A Little Bit of Grace

10/11/2007 11:22 pm ET | Updated May 25, 2011

Our parents and grandparents survived the attack on Pearl Harbor, WWII, and the Atomic Bomb with resolve, nobility, and hope for a better world. The 'sixties and 'seventies flourished with cutting-edge social evolution. The Civil Rights movement showed that we changed our behavior and, more importantly, our worldview. In order for our country to be true to its ethics and tenets, things had to be riled up. Even though a President, his brother, and more than one civil rights leader were slain, humanity still managed to go to the Moon.

Part of our American dream is to be able leave this life with the same optimism and confidence for tomorrow's generation that we had for our own. Our older years should ideally be a time to relax, remember, and recuperate from early mornings, late nights, and lots of overtime. But for millions of adults, the assault of Alzheimer's makes reflection and introspection impossible.

Just out on DVD is a refreshing glimpse of humanity that beckons us to look back on where we have been, whom we have touched, and what exactly love and life are all about. Based upon a short story by Alice Munro, Away from Her depicts the demands of committed marriage as it perfectly humanizes the devastation of Alzheimer's disease.

Away From Her
is the story of Fiona (Julie Christie), a 66-year-old woman living with the constant progression of Alzheimer's. The confusing, convoluted, terrifying trail it weaves through her life is told through her marriage. Her husband Grant (77-year-old actor Gordon Pinsent) fights his wife's truth nobly, until her past is so wiped away that her future becomes undeniable.

One evening she puts the frying pan away in the refrigerator. Another time, at a dinner with friends, Fiona reaches for a bottle but can't remember the word wine. She says, "I think I'm beginning to disappear."

Fiona reasons that Grant does not need to deal, or perhaps, cannot deal, with her inability to live simply and safely in their mountain home. When Grant questions her choice to move into an assisted living facility, she tells him, "I think all we can aspire to in this situation is a little bit of grace."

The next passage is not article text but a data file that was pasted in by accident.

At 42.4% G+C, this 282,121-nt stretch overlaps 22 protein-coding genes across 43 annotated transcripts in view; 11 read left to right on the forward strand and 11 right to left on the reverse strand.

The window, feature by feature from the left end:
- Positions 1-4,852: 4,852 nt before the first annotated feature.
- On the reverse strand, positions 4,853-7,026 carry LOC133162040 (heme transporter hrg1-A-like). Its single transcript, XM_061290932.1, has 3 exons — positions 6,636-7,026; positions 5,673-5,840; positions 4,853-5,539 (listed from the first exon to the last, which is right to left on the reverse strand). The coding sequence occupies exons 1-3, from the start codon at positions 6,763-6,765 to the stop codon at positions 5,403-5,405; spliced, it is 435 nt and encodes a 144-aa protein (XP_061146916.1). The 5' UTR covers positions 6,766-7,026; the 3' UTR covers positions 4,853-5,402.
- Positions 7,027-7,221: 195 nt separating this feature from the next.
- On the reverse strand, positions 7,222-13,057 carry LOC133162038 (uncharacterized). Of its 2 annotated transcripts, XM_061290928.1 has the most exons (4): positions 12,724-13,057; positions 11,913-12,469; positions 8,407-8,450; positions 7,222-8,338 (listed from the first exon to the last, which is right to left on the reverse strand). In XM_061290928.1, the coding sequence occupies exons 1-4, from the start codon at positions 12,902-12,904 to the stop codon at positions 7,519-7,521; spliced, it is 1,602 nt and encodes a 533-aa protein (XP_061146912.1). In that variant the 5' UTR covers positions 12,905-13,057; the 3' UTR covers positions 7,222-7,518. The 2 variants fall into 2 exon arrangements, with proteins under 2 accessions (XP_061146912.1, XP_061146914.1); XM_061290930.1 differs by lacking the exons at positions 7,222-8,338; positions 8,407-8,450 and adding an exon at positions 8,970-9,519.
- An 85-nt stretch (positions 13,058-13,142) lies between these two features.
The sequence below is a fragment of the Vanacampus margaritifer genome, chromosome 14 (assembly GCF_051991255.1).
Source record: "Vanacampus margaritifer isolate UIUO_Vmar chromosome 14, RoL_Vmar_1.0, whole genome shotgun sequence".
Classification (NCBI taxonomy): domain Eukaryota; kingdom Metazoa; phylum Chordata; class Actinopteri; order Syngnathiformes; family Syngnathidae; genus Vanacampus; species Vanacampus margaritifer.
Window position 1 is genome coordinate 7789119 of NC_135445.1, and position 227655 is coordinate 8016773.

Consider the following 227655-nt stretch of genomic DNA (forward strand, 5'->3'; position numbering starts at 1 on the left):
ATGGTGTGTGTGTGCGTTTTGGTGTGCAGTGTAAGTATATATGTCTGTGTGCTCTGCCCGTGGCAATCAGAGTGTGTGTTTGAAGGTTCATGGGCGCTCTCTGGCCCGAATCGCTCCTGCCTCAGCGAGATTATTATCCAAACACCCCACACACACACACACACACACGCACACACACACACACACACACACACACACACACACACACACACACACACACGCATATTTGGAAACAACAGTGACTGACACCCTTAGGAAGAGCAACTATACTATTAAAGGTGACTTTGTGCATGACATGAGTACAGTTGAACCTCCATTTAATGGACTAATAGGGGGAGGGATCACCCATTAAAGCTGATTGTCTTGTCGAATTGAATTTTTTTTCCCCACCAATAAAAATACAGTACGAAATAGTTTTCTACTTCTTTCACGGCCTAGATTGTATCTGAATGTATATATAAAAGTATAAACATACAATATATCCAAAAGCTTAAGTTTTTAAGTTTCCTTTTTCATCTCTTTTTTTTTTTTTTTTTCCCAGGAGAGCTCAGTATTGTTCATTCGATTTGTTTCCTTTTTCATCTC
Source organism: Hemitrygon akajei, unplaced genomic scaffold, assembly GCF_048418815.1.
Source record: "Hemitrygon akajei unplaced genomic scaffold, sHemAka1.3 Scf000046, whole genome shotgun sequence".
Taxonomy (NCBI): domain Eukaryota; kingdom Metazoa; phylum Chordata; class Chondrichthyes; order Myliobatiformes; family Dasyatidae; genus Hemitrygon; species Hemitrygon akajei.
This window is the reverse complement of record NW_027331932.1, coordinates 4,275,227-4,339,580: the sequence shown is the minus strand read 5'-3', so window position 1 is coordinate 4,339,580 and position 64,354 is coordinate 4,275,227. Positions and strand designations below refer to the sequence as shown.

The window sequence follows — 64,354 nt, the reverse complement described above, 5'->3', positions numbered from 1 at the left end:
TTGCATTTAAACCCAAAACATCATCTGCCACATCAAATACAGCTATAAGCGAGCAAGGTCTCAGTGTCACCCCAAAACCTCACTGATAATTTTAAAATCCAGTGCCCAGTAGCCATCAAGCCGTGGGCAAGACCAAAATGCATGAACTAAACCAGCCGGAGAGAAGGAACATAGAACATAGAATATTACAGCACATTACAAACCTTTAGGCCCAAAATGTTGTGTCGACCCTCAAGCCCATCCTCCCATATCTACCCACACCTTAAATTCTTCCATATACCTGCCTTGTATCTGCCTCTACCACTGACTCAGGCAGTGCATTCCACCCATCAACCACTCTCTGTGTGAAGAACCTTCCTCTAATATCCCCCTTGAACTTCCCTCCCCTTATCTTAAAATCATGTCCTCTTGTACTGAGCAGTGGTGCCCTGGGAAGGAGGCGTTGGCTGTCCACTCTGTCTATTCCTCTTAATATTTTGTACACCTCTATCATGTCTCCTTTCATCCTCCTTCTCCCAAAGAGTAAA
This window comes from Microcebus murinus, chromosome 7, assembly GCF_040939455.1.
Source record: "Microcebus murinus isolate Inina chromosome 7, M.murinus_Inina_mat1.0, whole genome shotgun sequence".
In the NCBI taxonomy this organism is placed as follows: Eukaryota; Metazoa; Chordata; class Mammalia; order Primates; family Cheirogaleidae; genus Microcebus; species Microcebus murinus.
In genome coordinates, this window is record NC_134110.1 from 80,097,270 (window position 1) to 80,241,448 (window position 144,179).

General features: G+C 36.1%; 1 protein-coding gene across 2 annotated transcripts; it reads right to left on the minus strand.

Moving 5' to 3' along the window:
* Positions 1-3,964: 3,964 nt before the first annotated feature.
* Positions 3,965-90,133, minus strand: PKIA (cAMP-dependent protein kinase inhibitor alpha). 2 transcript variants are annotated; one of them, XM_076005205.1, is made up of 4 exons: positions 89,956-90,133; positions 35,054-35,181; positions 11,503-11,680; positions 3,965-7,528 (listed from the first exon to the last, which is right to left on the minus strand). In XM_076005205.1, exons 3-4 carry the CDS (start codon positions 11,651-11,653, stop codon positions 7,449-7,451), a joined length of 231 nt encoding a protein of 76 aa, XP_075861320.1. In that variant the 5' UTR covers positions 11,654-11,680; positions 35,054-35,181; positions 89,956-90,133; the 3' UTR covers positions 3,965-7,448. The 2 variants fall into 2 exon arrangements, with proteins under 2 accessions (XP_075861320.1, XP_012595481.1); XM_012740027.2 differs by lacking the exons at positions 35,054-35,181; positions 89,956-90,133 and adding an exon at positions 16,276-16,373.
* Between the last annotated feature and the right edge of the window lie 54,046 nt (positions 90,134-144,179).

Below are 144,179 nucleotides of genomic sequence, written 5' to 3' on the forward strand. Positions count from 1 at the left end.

Through doubt, fear, and tragically bittersweet resolve, Fiona goes into the clinic called Meadowlake. She bonds with another patient, Aubrey, as her disease steals her husband, her past, and her laugh from her life.

Away From Her is an empowering film about the winter of life and the blurry line between our dreams and our ultimate reality. It's a highly evolved film from first time director and co-writer 28-year-old Sarah Polley, and a swan song of perfection from Julie Christie. Academy Awards night should very well see this film earn the best picture, actress, supporting-actress (Olympia Dukakis), director and writing statuettes. This penetrating, impassioned tearjerker doesn't waste a drop of emotion on sappiness.

Even as the mysterious disease of Alzheimer's begins to take Fiona's identity, we look back to remember our own lives and imagine those memories completely gone - meanwhile the clock tick-tocks away for all of us.

Alzheimer's strikes millions of families, stealing countless dreams and memories, and empathy forces us to desperately want to cure this disease. We have the scientific wherewithal to find a cure, but that won't happen as long as fear and fanaticism dictate our government's approach to science and research.

The United States has turned its back on the stem cell technology that is the best bet to help so many with illness like Parkinson's, cancer, and Alzheimer's. The Bush administration would rather we pray our souls raw than work to cure the diseases of age and genetics that ravage and loot many of our lives. The generation that changed the world earned the right to the best technology medical science can offer for a happy twilight.